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'The Battle of Versailles': Robin Givhan on an epic fashion smackdown

Robin Givhan, author of "The Battle of Versailles"

Robin Givhan, author of "The Battle of Versailles" (Flatiron, March 2015). Credit: Helayne Seidman

THE BATTLE OF VERSAILLES: The Night American Fashion Stumbled Into the Spotlight and Made History, by Robin Givhan. Flatiron Books, 310 pp., $27.99.

Fashion competitions are the tired stuff of reality shows these days, but not so back on Nov. 28, 1973, when perhaps the world's most epic fashion smackdown was waged. In "The Battle of Versailles: The Night American Fashion Stumbled Into the Spotlight and Made History," Robin Givhan, Pulitzer Prize-winning fashion critic for The Washington Post, chronicles the drama, infighting and intrigue of the event. What began as a fashion-show fundraiser for the restoration of Louis XIV's palace in Versailles, France, heralded the energy and fresh ideas of American designers, celebrated African-American models and ultimately altered the history of fashion.

Givhan's account plays out like a scene from "Rocky" set in the leaky-roofed, termite-ridden palace. In one corner, hailing from Seventh Avenue, was an ill-prepared, underfunded, underestimated team of designers -- Oscar de la Renta, Bill Blass, Halston, Stephen Burrows and Anne Klein (with her pregnant young assistant, Donna Karan, in tow). In the opposite corner, the haughty French masters -- Yves Saint Laurent, Hubert de Givenchy, Pierre Cardin, Emanuel Ungaro and Marc Bohan of Christian Dior. "For the American designers," writes Givhan, "walking to their private boxes to watch the show felt like entering the Colosseum to be devoured by the lions."

The French not only had home court advantage, they had loads more money. Each designer got to spend $30,000, and private donors contributed an additional $80,000. The entire American budget was $50,000. The French built wildly elaborate sets, hired a live orchestra and presented a pas de deux from "Sleeping Beauty" by Rudolf Nureyev and Merle Park. Josephine Baker performed the finale, emerging in a "sequined, chocolate-colored catsuit, feather headdress, and fur." The French portion of the show lasted almost two hours, and although the audience response was tepidly polite, Blass fretted aloud, "My God, they've buried us alive."

The Americans opened with Liza Minnelli. Their portion lasted 35 minutes, featured recorded music, and was backed by a simple line drawing of the Eiffel Tower. The models barely rehearsed. Ten of the 30 models were African-American -- "notably integrated," writes Givhan, even by today's standards. To the sounds of Al Green, the black models infused the show with movement and life. De la Renta, who died last October, told Givhan, "What made our show was the black American models. There is zero question about that." The audience responded with thunderous applause and shouts of "Bravo!" at the end of the American show. "The joie de vivre of American fashion had been made plain by the models," writes Givhan. "The clothes had been shown with personality, movement, and individuality."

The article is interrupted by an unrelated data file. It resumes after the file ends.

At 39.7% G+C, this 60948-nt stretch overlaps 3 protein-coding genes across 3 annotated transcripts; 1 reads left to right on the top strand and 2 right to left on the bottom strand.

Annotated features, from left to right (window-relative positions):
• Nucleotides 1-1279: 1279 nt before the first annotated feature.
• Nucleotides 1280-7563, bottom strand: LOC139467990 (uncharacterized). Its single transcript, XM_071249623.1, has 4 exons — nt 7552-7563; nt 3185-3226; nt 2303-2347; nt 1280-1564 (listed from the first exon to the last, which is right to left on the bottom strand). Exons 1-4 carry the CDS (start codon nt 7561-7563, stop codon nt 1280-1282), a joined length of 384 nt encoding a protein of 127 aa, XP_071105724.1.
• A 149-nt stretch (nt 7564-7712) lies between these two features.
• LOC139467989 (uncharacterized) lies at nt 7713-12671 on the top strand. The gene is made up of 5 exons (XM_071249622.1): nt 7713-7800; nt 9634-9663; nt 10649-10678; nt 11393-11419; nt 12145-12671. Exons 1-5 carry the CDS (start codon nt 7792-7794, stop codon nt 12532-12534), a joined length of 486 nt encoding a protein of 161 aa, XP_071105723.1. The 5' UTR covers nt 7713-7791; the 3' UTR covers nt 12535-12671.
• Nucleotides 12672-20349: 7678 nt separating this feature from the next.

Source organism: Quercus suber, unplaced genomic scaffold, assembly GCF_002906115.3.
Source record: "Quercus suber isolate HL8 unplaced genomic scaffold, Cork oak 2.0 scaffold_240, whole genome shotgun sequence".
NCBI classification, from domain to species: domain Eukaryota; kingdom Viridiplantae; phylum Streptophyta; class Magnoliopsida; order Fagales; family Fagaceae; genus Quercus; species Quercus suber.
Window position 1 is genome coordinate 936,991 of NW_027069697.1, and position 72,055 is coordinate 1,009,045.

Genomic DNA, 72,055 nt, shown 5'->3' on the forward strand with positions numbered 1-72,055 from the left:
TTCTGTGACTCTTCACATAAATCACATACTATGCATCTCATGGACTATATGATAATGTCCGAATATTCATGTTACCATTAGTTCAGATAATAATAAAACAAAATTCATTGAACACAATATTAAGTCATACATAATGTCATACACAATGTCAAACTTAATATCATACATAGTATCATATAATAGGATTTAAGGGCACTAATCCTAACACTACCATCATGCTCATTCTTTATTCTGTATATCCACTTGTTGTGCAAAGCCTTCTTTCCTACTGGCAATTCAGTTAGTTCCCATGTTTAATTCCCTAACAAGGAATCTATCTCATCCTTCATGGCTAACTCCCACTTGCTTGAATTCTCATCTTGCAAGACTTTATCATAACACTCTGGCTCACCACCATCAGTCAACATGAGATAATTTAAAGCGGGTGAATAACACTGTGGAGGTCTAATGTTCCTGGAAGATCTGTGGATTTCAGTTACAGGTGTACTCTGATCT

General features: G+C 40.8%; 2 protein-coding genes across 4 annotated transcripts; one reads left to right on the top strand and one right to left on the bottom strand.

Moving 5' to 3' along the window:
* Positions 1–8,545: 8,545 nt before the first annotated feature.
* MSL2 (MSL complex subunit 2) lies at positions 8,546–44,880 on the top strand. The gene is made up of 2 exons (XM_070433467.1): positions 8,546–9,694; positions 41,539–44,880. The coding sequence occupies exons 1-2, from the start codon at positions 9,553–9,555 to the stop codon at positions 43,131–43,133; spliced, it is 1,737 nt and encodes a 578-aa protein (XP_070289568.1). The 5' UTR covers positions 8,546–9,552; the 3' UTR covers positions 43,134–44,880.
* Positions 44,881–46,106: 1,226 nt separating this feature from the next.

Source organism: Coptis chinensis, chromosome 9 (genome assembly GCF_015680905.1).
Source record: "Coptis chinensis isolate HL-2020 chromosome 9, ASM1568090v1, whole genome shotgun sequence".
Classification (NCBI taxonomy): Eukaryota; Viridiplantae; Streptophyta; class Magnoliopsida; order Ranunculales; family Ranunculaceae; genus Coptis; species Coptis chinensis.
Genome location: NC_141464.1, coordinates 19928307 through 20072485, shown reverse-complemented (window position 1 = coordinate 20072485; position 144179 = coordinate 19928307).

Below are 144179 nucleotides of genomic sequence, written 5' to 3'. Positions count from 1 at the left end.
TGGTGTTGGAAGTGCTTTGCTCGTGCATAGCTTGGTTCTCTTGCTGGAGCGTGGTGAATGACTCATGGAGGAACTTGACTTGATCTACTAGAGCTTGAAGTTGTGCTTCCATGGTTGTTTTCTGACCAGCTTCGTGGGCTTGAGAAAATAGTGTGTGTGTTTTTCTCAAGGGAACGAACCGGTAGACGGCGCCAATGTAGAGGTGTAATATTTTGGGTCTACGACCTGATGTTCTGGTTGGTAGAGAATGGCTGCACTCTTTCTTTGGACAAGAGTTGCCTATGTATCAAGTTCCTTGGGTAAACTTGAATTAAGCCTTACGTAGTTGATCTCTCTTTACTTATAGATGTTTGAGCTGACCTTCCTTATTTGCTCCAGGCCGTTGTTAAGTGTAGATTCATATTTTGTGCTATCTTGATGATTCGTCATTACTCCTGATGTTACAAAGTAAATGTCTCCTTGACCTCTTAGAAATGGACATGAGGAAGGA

The author uses the show as a focal point for reporting on the emergence of black models and designers (such as Burrows). In one chapter, she details a 1969 promotion dubbed, "Basic Black at Bergdorf's," at which African-American designers were heralded, and attendees were served what would be considered today a wildly impolitic menu of fried chicken, collard greens and chitterlings at the department store. Elsewhere, she recounts how Norma Jean Darden, a black student at Sarah Lawrence during the 1950s, was sent to Mademoiselle as a student model for an upcoming issue and "dismissed outright," after being told the magazine was for white women. Darden would be one of the models at Versailles.

But it isn't only the power of the black models heralded here. The power of women in general is a reoccurring theme, whether that of high-society types such as Babe Paley and Nan Kempner elevating designers' status by simply wearing them, to an unappreciated Anne Klein, who, as the only female designer at Versailles, triumphed. Most significant is the marketing prowess and downright chutzpah of Eleanor Lambert, fashion's original publicist, who, writes Givhan, "almost single-handedly established a fashion industry in America." The battle was her idea.

"The Battle of Versailles" is a fashion primer, a history lesson and a juicy tale with colorful and insightful character studies. At its essence, it is a contest of old guard -- the formal French who were steeped in tradition -- versus the new, and the high-spirited Americans' fresh, unharnessed, emerging identity. "The tale unfolded in France, but the story is wholly American: a culmination of social shifts, racial conflict, politics, ambition, idealism and magic," writes Givhan.

Versailles did not prove that American fashion was better than French, but instead it "helped fuel a transformation that made fashion less dogmatic, more democratic and invigorating. Fashion became a flashy, exuberant, open party that seemed to welcome everyone."

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